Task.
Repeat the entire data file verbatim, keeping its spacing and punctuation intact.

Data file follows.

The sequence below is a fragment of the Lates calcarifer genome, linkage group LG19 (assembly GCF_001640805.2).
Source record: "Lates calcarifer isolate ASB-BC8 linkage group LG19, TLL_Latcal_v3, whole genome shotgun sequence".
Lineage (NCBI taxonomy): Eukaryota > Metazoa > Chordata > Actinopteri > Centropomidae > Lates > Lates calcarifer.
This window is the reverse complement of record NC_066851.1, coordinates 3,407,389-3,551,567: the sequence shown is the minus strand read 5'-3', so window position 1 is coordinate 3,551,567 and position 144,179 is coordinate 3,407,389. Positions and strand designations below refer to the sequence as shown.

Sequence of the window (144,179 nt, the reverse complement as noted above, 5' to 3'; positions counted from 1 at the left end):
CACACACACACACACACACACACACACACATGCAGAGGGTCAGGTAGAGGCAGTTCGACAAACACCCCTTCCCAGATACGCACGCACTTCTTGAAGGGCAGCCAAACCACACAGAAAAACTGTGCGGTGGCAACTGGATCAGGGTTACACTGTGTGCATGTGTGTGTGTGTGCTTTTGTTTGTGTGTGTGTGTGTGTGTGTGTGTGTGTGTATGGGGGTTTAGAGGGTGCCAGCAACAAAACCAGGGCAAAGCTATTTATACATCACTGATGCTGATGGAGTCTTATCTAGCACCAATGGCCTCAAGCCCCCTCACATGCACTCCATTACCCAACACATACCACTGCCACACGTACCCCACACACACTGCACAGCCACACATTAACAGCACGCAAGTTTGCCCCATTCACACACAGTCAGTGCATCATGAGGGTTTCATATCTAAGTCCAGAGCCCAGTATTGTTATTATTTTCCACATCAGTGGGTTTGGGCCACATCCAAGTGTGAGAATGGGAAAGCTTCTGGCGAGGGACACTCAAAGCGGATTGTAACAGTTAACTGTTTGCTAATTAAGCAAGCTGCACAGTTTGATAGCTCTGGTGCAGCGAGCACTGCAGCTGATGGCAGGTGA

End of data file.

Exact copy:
The sequence below is a fragment of the Lates calcarifer genome, linkage group LG19 (assembly GCF_001640805.2).
Source record: "Lates calcarifer isolate ASB-BC8 linkage group LG19, TLL_Latcal_v3, whole genome shotgun sequence".
Lineage (NCBI taxonomy): Eukaryota > Metazoa > Chordata > Actinopteri > Centropomidae > Lates > Lates calcarifer.
This window is the reverse complement of record NC_066851.1, coordinates 3,407,389-3,551,567: the sequence shown is the minus strand read 5'-3', so window position 1 is coordinate 3,551,567 and position 144,179 is coordinate 3,407,389. Positions and strand designations below refer to the sequence as shown.

Sequence of the window (144,179 nt, the reverse complement as noted above, 5' to 3'; positions counted from 1 at the left end):
CACACACACACACACACACACACACACACATGCAGAGGGTCAGGTAGAGGCAGTTCGACAAACACCCCTTCCCAGATACGCACGCACTTCTTGAAGGGCAGCCAAACCACACAGAAAAACTGTGCGGTGGCAACTGGATCAGGGTTACACTGTGTGCATGTGTGTGTGTGTGCTTTTGTTTGTGTGTGTGTGTGTGTGTGTGTGTGTGTGTATGGGGGTTTAGAGGGTGCCAGCAACAAAACCAGGGCAAAGCTATTTATACATCACTGATGCTGATGGAGTCTTATCTAGCACCAATGGCCTCAAGCCCCCTCACATGCACTCCATTACCCAACACATACCACTGCCACACGTACCCCACACACACTGCACAGCCACACATTAACAGCACGCAAGTTTGCCCCATTCACACACAGTCAGTGCATCATGAGGGTTTCATATCTAAGTCCAGAGCCCAGTATTGTTATTATTTTCCACATCAGTGGGTTTGGGCCACATCCAAGTGTGAGAATGGGAAAGCTTCTGGCGAGGGACACTCAAAGCGGATTGTAACAGTTAACTGTTTGCTAATTAAGCAAGCTGCACAGTTTGATAGCTCTGGTGCAGCGAGCACTGCAGCTGATGGCAGGTGA